The length of the excavated area exceeds the depth in this type of excavation Trench excavation is typically used to bury service lines, to install pipelines and sewer systems, or lay foundations. Shallow trenches of less than 6m or deep trenches of more than 6m are done using this type of excavation. The techniques used for this type is dependent on factors like the purpose, ground conditions, number of obstructions, and so on.
Drainage is used to carry water away from areas which means that they must be precise and done correctly to ensure they remain unblocked and run freely.
These systems include ditches, trenches; storm drains agricultural drainage, runoff, and so on, as well as any structures related to drainage.
These structures must be excavated to conduit water away from habitation, infrastructure, agriculture, and other sensitive areas.
Drainage excavation changes the flow of water away from specific areas.
Channel excavation is the removal of materials from channels to change the flow of water or increase the capacity of water flow.
It helps to alleviate flooding, sediment buildup and water stagnation.
Materials may be excavated from channels, ditches, or other areas to improve flow.
Basement is typically the area below the ground level. When construction has to be done at least partially below the ground level, then basement excavation can be done.
Depending on the size of the property, this type of excavation can be complicated.
Sediment deposits in waterways can build up over time, which makes water passage challenging to navigate. The process of dredging involves excavating and removing sediments and debris.
To ensure that buildings, bridges and any other structures do not sink or collapse, they need support. This excavation is fairly more precise than other types of excavation as footing concrete is poured and left to set.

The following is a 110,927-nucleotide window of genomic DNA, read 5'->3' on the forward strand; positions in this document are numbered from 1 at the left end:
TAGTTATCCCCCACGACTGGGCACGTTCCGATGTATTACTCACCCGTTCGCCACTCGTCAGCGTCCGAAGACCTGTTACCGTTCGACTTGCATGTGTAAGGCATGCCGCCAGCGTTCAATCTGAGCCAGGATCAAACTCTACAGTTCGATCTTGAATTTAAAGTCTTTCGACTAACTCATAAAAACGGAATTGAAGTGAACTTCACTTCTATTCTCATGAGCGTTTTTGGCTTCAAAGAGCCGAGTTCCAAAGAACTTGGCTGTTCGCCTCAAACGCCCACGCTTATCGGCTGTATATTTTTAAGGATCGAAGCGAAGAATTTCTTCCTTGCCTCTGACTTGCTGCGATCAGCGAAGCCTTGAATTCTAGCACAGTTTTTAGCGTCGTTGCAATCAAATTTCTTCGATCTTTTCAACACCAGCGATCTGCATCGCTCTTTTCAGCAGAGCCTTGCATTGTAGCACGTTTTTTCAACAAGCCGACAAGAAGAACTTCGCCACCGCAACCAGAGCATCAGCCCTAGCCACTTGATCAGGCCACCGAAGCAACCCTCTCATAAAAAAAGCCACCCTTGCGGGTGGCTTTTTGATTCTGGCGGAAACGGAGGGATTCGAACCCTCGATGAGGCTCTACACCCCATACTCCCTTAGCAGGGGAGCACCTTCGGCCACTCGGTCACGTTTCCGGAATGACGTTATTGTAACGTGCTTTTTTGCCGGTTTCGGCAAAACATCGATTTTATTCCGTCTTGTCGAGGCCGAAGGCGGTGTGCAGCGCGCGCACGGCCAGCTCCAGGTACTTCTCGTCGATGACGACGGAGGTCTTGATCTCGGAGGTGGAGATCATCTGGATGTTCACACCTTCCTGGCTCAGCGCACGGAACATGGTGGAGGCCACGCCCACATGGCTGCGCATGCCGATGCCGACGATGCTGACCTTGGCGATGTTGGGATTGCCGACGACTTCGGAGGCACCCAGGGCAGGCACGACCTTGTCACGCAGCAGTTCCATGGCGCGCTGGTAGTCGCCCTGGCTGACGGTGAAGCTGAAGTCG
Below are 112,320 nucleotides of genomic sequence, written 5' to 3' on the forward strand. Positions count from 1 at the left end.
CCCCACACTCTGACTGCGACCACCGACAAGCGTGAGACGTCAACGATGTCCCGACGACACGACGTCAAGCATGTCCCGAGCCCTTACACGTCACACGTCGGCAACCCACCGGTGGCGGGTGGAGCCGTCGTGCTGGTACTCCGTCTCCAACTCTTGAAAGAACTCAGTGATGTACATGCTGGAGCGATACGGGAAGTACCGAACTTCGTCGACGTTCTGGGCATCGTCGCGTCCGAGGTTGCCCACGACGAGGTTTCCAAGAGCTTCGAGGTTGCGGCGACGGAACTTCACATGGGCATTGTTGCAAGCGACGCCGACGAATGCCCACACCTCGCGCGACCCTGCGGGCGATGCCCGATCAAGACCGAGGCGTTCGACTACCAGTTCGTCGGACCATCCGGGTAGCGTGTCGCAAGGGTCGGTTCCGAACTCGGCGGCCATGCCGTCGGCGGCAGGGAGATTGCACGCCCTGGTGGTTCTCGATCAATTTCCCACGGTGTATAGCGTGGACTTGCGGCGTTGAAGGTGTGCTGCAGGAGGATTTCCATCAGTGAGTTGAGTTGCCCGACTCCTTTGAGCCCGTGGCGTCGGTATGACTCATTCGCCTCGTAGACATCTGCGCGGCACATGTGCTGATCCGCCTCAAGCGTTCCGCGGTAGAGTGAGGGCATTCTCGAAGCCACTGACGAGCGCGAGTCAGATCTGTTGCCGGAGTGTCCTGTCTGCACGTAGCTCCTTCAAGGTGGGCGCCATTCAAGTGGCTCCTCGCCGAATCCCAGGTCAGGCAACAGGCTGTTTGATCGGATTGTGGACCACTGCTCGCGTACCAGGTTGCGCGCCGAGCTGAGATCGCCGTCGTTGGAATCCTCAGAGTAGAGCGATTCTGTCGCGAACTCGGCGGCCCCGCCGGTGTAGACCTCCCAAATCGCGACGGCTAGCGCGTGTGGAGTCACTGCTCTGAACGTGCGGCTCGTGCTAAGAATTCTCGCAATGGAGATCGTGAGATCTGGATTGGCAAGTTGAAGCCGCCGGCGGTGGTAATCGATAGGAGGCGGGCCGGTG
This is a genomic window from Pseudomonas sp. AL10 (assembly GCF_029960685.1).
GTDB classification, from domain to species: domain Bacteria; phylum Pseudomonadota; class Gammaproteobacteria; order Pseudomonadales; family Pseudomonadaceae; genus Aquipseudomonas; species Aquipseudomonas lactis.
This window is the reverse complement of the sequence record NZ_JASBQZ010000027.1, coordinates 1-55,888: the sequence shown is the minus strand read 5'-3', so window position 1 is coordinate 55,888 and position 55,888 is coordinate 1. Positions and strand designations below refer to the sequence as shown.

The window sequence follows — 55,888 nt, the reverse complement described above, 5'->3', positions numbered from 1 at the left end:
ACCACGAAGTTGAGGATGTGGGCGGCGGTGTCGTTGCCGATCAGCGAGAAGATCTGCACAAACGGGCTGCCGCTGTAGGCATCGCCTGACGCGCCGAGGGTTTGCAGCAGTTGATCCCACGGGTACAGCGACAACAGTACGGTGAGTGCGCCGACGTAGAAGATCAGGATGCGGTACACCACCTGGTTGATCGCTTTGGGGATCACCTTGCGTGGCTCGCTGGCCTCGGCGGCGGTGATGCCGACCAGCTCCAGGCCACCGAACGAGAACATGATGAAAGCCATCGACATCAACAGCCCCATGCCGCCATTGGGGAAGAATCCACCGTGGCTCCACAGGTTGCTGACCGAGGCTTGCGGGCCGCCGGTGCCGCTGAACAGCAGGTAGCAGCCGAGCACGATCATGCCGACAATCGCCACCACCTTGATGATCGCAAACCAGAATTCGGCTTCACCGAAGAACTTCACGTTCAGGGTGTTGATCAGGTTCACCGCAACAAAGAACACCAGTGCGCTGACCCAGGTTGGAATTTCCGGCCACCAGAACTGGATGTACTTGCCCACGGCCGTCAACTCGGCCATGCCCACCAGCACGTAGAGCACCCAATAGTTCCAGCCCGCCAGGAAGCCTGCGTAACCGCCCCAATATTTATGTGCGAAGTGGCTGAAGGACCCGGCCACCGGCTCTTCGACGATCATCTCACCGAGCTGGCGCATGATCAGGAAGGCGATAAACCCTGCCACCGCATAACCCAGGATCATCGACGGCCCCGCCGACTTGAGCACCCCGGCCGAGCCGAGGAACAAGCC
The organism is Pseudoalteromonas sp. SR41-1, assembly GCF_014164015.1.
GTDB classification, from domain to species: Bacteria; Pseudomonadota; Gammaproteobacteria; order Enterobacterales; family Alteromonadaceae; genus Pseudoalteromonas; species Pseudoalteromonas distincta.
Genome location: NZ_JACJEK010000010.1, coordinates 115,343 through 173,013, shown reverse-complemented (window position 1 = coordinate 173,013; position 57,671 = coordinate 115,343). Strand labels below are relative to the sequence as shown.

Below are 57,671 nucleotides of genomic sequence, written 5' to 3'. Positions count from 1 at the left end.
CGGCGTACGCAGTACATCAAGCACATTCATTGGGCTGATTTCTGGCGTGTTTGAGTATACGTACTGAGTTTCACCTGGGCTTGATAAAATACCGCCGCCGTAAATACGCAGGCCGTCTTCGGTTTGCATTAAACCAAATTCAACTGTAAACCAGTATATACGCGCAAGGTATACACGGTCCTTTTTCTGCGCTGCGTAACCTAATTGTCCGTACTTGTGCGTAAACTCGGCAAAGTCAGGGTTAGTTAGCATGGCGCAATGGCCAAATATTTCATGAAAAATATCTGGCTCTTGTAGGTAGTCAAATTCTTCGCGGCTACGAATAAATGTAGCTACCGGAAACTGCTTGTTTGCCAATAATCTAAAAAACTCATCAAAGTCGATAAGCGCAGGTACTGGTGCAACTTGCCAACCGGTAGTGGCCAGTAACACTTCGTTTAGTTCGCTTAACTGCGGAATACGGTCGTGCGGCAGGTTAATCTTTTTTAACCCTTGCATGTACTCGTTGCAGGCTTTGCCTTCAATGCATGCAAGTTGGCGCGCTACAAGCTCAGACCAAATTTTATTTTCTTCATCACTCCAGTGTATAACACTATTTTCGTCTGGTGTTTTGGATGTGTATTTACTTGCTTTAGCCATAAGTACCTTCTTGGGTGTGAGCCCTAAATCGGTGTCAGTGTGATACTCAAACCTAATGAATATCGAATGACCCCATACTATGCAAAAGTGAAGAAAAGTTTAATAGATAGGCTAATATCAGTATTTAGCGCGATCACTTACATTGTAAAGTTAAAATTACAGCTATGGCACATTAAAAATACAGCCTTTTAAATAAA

In the construction of bridges, materials that might impede the construction of its foundations and substructures has to be removed through excavations hence the term bridge excavation. This process needs to be well informed so that it can support the weight of the bridge above.
This type of excavation can have different purposes. Materials may be moved out to another location to create a path for road construction. Conversely, excavated materials to build roadways, such as embankments, is also used regularly. In some cases, other excavated materials are used to replace unsuitable slope materials for better support.
This kind of excavation involves creating tunnels and shafts. Underground excavation is necessary to construct subways, sewage systems and other passages. This type of excavation typically requires special tools and techniques.
This type of excavation is the removal of material to make way for construction. However, the goal of borrow excavation is not just to remove materials, but also to relocate soil and gravel from one location to another. One can use these materials to grade, fill or mix it with other construction materials such as concrete.
The removal of difficult distinguishable materials, a combination or the manner in which they are excavated are known as “unclassified excavation.”
Why Choose Us For All Your Excavation Needs
With a fleet of 73 machines including 27 bulldozers (from 20 tons to 67 tons), 28 excavators, dumper trucks, scrapers and vibration rollers. The fleet represents the newest technology available. The company plays a major role in many large excavation projects.